In response to The Daily Post’s writing prompt: “Through the Window.”Go to the nearest window. Look out for a full minute. Write about what you saw.
It’s early. The sun hasn’t completely risen. All is painted with an August palette of toasted greens and straw colored yellows, muted by the morning shade.
Pup is curled up outside the sliding door. She looks up hopefully as I stare outside. Not yet, pup. Not until I’ve finished my coffee.
The hummingbird feeder hangs silently on its hook. Lately it’s been a popular gathering place, drawing more and more hungry customers each week. It will soon have thumb sized birds swooping and buzzing around it, competing for space at the bar.
The riding lawnmower rests in the lawn, the bags hanging like heavy udders behind it where I left them in my dusty haze yesterday. I don’t know that the thrill of only emptying the bags twice made up for stirring up all of the dust on the dry lawn. I don’t think so.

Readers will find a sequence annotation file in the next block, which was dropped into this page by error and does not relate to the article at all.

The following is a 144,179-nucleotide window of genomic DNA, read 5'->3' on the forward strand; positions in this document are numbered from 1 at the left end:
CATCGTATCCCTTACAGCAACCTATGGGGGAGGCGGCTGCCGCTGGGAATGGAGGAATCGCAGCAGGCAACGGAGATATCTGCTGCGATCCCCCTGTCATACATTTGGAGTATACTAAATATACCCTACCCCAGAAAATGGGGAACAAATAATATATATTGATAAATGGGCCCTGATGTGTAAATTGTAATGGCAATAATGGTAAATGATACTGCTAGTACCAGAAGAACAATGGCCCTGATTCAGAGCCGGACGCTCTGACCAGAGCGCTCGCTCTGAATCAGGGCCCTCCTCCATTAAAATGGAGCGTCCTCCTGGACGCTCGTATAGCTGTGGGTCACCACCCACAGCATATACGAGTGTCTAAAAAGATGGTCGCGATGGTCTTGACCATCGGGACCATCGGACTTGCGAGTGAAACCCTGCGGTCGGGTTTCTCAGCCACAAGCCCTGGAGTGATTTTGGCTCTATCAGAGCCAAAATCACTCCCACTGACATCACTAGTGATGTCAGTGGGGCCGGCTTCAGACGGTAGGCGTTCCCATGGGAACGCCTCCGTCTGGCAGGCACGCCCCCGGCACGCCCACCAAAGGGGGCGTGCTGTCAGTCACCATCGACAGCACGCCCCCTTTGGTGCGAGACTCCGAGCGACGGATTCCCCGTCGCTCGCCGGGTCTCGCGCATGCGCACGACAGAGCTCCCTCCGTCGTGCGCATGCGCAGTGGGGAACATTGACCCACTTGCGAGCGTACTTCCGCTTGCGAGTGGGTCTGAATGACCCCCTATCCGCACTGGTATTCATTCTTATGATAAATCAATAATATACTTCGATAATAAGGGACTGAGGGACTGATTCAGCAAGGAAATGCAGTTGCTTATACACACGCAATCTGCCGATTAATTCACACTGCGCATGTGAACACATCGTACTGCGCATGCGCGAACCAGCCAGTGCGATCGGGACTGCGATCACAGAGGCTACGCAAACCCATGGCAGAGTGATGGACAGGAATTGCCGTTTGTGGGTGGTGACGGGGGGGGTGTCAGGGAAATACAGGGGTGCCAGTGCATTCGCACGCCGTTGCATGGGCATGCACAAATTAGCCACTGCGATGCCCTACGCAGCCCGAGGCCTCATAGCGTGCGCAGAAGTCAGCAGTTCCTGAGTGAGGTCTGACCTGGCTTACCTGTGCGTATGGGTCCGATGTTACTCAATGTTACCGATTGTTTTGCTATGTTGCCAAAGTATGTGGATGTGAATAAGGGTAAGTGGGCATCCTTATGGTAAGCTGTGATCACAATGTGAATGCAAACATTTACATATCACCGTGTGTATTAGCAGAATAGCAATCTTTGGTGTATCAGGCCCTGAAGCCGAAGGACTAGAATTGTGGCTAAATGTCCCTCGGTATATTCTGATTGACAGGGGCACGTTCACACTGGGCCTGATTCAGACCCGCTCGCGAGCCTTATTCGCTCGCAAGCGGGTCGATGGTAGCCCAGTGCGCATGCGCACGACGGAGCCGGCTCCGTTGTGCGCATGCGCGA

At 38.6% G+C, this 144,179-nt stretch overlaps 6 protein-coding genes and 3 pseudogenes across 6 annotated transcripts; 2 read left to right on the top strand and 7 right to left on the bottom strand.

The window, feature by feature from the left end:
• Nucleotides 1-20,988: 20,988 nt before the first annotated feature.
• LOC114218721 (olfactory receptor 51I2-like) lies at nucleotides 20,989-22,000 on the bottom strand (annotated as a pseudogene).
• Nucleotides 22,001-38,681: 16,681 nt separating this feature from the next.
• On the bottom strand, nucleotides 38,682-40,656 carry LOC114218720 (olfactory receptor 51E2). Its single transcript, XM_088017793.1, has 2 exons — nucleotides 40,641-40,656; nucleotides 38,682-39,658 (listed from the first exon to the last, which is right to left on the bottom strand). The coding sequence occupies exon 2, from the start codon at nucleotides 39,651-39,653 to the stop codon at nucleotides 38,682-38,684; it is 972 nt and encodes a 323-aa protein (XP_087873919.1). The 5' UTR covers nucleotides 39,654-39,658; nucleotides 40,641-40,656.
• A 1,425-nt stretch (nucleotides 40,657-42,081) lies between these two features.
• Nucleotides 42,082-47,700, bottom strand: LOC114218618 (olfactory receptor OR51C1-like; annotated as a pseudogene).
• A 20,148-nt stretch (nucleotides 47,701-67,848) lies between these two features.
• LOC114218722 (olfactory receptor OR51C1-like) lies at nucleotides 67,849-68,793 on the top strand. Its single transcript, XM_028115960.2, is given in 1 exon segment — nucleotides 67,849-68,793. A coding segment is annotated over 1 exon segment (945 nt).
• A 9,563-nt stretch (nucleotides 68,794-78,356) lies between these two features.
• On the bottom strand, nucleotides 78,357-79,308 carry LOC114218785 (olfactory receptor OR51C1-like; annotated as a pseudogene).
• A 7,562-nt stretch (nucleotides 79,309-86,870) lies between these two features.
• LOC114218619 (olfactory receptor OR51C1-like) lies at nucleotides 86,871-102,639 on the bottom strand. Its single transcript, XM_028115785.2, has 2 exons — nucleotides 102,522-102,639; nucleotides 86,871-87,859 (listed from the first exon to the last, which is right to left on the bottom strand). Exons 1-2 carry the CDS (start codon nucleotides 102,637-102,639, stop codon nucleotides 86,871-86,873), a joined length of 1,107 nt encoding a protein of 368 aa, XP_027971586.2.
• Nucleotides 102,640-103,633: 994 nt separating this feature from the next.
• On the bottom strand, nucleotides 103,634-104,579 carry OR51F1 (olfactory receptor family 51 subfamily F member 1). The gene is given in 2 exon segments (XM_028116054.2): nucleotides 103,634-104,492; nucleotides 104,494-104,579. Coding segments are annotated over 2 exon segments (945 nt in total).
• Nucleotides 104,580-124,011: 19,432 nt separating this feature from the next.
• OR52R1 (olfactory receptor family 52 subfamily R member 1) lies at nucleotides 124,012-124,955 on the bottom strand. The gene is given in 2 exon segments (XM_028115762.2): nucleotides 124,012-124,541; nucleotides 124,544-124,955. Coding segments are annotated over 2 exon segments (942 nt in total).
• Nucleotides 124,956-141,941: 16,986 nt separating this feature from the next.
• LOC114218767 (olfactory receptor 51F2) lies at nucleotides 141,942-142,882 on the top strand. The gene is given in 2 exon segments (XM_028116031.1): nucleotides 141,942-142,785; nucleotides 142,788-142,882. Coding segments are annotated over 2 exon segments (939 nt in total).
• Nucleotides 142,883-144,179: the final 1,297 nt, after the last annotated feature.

Two plastic Adirondack chairs look over the field toward the sunset, where last night I sat with my budding guitarist daughter as we sang under the stars, me cuddled under a soft blanket, the small solar light filtering through a small Japanese maple. In the deck planters, sleeping African daisies, petals closed, wait for the warmth of the new morning.
Dry leaves dot the newly sheared lawn. The giant maple tree is sending us silent signals that its time is up. The sweet shade will be hard to part with, but the tree has been known just to give up and drop its branches without much warning.
The field behind the house, though in years past would be dry, post-harvest stubble at this point, was newly planted this year and holds onto its green nibs in spite of the drought. No extreme fire danger for once.
Tall weeds mock me from the fence line, dry testaments to the wandering nature of plant life. I’m going to need gloves and a wheelbarrow.
As I take my final sips of coffee, there is a hush over the world as it takes its final sweet sleeping breaths before awakening to life.
Alright pup, I’m coming.